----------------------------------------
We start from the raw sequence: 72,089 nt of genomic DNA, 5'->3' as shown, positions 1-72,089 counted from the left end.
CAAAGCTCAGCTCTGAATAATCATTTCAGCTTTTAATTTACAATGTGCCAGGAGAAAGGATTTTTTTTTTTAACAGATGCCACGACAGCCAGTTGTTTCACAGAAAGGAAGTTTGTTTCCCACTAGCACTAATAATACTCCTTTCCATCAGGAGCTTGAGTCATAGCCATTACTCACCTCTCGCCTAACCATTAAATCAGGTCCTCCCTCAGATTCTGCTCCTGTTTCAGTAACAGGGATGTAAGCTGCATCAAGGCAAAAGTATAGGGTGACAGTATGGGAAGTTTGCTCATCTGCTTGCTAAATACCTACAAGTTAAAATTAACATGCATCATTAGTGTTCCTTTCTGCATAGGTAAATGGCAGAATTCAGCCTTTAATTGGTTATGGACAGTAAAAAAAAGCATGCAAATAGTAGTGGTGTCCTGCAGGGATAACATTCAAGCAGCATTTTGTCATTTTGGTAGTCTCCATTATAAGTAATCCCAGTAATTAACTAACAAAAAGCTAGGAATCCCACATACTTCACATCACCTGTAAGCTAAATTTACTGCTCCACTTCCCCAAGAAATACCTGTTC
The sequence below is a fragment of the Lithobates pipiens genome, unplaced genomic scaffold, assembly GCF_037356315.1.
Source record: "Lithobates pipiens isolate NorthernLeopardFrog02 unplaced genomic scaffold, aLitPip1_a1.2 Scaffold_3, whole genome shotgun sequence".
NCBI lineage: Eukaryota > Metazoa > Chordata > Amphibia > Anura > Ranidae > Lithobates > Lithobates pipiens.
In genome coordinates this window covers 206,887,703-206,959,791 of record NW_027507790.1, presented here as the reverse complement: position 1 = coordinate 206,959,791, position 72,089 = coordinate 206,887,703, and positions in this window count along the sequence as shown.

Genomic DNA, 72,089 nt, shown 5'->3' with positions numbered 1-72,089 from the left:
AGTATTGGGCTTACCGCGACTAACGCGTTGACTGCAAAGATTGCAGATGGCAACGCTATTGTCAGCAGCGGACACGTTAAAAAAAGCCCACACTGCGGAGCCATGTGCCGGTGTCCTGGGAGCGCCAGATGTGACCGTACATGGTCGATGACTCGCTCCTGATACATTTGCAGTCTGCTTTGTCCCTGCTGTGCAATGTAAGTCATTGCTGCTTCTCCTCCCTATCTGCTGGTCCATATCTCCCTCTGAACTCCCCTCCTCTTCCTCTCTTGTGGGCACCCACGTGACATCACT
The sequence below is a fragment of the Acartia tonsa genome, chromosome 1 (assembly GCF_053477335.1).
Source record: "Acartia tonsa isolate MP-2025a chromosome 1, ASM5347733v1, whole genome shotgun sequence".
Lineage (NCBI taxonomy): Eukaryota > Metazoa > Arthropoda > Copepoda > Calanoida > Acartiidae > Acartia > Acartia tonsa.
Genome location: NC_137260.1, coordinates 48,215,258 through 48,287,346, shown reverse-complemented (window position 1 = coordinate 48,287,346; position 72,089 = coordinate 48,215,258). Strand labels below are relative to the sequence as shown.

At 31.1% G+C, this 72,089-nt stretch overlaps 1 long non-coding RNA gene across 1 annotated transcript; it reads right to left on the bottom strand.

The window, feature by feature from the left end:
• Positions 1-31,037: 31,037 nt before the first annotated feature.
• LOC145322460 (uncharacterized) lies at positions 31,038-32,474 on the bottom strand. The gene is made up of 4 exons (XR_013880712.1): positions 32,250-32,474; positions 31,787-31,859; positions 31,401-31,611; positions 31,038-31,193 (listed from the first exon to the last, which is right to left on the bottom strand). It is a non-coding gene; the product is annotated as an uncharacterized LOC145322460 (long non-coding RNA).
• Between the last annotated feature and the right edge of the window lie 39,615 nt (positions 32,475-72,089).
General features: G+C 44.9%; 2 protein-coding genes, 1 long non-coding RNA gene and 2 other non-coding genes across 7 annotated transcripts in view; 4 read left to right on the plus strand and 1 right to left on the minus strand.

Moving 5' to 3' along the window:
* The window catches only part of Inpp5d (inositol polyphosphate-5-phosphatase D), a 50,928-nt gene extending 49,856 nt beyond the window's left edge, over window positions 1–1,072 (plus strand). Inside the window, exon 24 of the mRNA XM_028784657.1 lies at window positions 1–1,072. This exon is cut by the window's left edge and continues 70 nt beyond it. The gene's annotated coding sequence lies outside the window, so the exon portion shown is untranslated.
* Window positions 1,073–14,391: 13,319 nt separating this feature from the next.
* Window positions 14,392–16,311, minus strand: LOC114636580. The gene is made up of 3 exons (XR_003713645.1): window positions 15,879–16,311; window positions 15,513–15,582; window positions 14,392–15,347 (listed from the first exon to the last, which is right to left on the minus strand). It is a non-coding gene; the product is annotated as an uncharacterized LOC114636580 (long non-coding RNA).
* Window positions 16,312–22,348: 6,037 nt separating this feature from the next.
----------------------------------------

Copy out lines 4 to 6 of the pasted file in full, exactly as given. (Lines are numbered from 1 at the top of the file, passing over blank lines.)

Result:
Source record: "Lithobates pipiens isolate NorthernLeopardFrog02 unplaced genomic scaffold, aLitPip1_a1.2 Scaffold_3, whole genome shotgun sequence".
NCBI lineage: Eukaryota > Metazoa > Chordata > Amphibia > Anura > Ranidae > Lithobates > Lithobates pipiens.
In genome coordinates this window covers 206,887,703-206,959,791 of record NW_027507790.1, presented here as the reverse complement: position 1 = coordinate 206,959,791, position 72,089 = coordinate 206,887,703, and positions in this window count along the sequence as shown.